Sounds like some of IBM’s bureaucracy got in the way of progress. That’s when Mr. Pratt decided to co-found Noodle.ai alongside Raj Joshi, a man with whom he co-founded Infosys consulting with – a company that “went from zero to $800 million in annual book-of-business in seven years.” Mr. Joshi serves as the President and COO alongside another gentleman, Matt Denesuk, who was previously the Chief Data Science Officer at GE. Continuing with the Infosys theme, the senior leadership team at Noodle.ai also includes the previous “Global Human Resources Leader for Infosys Consulting” who is now Chief Talent Officer at Noodle. Lastly, we see CTO Dr. Ted Gaubert, also from Infosys, who was responsible for creating “the intellectual property and operational backbone of the organization” which helped them scale so quickly. (The next time you hear someone complain about “how broken venture capital is”, ask them if their leadership team bears any resemblance to this talented group of individuals.)
As we’ve talked about before, AI software is free for anyone to use. It’s the data that will determine the best algorithms. But even with all the right data, you still need to sell your solution in a credible manner to C-suite executives, most of who can smell cow manure a mile away. One thing we can be sure of is that this team of seasoned consultants has a track record of being able to sell enterprise solutions at scale.
What Enterprise AI Is
The crux of the problem that Noodle.ai wants to solve lies in something called supply chain planning. Going back to the ZDnet interview, Mr. Pratt addresses this with a great example:
If you look at companies with complex supply chains, the way they do planning every month — the ‘sales and operations planning’ process — is fundamentally broken. It’s basically a group of people coming together each month with bad information, having arguments and then settling on a suboptimal plan, because it’s what they could agree to.
(Doesn’t that just perfectly describe how most business meetings take place?) The interview goes on to talk about how the vast majority of useful data that companies like Amazon use to dominate retail is structured data – as opposed to the unstructured data exhaust that companies scrape to use for new credit scores as an example. When it comes to enterprise planning, structured data like “transaction history, economic data, weather data, competitor behavior, events, demographics, psychographics, and customer data” provides strong signals. Unstructured data provides “weak signals”. In other words, ignore the hype – like chatbots and speakers that eavesdrop on your conversations.
What Enterprise AI Isn’t
We’ve talked before about the “Myth of the Clever AI Chatbot“, and Noodle.ai published a blog post that largely dispels commodity AI functions like chatbots or natural language processing as the most unlikely places that enterprises should be looking when adopting AI. In the words of Mr. Pratt:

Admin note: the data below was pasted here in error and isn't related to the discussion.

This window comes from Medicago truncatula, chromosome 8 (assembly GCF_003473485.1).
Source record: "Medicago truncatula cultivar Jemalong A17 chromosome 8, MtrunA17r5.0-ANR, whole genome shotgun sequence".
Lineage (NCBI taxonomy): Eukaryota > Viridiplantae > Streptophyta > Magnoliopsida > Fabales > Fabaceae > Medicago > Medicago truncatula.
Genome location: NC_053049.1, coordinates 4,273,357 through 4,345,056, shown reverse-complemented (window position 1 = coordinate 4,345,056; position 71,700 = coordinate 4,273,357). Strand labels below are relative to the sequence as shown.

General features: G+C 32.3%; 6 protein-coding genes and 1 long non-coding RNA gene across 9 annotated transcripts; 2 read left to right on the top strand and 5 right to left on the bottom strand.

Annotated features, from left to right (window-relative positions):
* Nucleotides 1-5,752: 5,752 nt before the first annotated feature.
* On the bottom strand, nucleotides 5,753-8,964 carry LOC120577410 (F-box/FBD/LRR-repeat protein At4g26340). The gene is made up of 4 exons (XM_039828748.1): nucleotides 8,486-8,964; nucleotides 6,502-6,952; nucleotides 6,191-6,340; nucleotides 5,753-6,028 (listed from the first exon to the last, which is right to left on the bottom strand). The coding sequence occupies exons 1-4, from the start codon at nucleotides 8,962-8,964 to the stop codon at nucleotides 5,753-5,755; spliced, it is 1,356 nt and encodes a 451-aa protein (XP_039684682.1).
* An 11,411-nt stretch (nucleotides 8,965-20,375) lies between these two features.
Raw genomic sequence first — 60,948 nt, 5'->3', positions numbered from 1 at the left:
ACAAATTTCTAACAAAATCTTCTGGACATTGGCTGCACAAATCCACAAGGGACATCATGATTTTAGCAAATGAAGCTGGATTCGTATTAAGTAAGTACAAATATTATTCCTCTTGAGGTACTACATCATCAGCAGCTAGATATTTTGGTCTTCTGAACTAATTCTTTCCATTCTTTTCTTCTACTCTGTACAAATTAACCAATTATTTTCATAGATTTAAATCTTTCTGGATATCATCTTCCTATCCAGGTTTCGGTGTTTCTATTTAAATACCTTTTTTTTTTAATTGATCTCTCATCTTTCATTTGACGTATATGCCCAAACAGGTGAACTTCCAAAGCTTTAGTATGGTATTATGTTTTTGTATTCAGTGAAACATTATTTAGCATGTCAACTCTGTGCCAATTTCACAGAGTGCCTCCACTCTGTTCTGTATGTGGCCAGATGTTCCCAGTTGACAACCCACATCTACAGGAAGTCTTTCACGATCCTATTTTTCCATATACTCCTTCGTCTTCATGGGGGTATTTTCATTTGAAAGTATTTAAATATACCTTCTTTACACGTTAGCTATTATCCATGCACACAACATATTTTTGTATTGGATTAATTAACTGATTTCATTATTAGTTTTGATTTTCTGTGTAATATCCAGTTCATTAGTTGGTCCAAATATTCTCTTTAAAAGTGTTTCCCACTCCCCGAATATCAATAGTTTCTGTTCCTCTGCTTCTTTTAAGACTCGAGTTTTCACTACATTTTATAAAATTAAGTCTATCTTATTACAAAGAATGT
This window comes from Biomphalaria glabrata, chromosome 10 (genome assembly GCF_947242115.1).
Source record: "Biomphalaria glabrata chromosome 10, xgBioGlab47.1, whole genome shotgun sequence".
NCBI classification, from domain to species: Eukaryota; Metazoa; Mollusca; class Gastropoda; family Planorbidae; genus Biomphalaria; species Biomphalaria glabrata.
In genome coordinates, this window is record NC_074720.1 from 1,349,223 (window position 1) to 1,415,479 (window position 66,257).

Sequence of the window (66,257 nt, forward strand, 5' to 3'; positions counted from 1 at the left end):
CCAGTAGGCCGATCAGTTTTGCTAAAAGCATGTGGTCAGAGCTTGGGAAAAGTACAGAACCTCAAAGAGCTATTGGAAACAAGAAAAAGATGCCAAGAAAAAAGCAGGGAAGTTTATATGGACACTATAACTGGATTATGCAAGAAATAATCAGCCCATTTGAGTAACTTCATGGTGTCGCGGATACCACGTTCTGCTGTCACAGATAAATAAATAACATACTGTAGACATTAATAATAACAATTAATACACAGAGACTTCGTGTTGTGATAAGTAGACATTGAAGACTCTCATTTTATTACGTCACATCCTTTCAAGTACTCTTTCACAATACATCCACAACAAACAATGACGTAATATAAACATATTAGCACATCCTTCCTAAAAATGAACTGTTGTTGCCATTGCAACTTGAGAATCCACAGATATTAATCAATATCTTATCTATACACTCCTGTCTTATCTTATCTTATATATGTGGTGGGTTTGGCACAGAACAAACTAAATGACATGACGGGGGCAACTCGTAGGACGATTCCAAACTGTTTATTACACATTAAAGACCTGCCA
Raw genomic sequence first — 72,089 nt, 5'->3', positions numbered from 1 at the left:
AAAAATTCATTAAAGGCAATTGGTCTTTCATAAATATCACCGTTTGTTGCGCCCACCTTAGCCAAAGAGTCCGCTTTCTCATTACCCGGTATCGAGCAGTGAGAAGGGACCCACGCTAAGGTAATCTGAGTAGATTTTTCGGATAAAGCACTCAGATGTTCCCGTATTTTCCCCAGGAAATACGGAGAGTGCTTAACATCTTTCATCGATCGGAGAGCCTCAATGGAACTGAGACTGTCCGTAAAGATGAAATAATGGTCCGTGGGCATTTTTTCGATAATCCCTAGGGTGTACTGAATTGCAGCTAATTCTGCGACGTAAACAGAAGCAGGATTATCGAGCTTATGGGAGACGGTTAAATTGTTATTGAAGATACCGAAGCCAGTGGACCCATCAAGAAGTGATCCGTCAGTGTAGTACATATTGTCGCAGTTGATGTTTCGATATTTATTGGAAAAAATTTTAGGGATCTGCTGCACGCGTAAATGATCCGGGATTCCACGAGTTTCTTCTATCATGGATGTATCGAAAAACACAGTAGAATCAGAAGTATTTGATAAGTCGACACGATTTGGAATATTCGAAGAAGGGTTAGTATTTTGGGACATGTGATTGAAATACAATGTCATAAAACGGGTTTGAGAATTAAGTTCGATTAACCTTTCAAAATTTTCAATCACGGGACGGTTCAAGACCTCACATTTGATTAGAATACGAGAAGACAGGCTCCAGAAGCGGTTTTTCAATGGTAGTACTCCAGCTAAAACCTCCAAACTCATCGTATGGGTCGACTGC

Natural language processing (NLP), chatbots, and humanoid robots are the most expensive, least value-added, most technically sketchy places any company can start to apply AI to their core operations
In this blog post, Mr. Pratt goes on to talk about how enterprise AI needs to be all about demand forecasting – “to predict accurately what products your customers want — and then how many, where, when, at what price, and bundled with what other products.” Chatbots that answer HR questions aren’t going to move the needle. Using NLP to screen-scrape some weak signals isn’t AI either. When it comes to enterprises, the data is already there. It just needs to be analyzed by AI algorithms – housed in a supercomputer called “the beast” – which is made up of the following ten applications:
Don’t have all the data you need? Not a problem. Noodle provides “data cartridges” that can be used interchangeably throughout their applications, things like weather data, demographic data, economic data, etc. For each of the above ten applications, an Nvidia supercomputer is used to first find hidden patterns in the data. Then, the prediction engine analyzes billions of possible outcomes, the best of which comes out the other end as a “recommendation”. Once implemented, the results are fed back into “the beast” so it can learn from its mistakes – unlike most human consultants.
The leadership structure of a corporation isn’t likely to change just because we have ultra-intelligent AI algorithms now. In the same way that we expect AI to look over a doctor’s shoulder, we can expect AI to be peering over the shoulders of company executives everywhere offering them up tidbits of advice that help in decision making. Based on the acumen of Noodle.ai’s leadership team, there seems to be an above average likelihood that they will succeed in creating and selling such a tool. Now that consulting companies are desperately trying to establish “AI centers of excellence” (whatever that means), there are plenty of possibilities for an exit here. Maybe IBM’s overpaid CEO can take some notes and finally get Watson off the ground.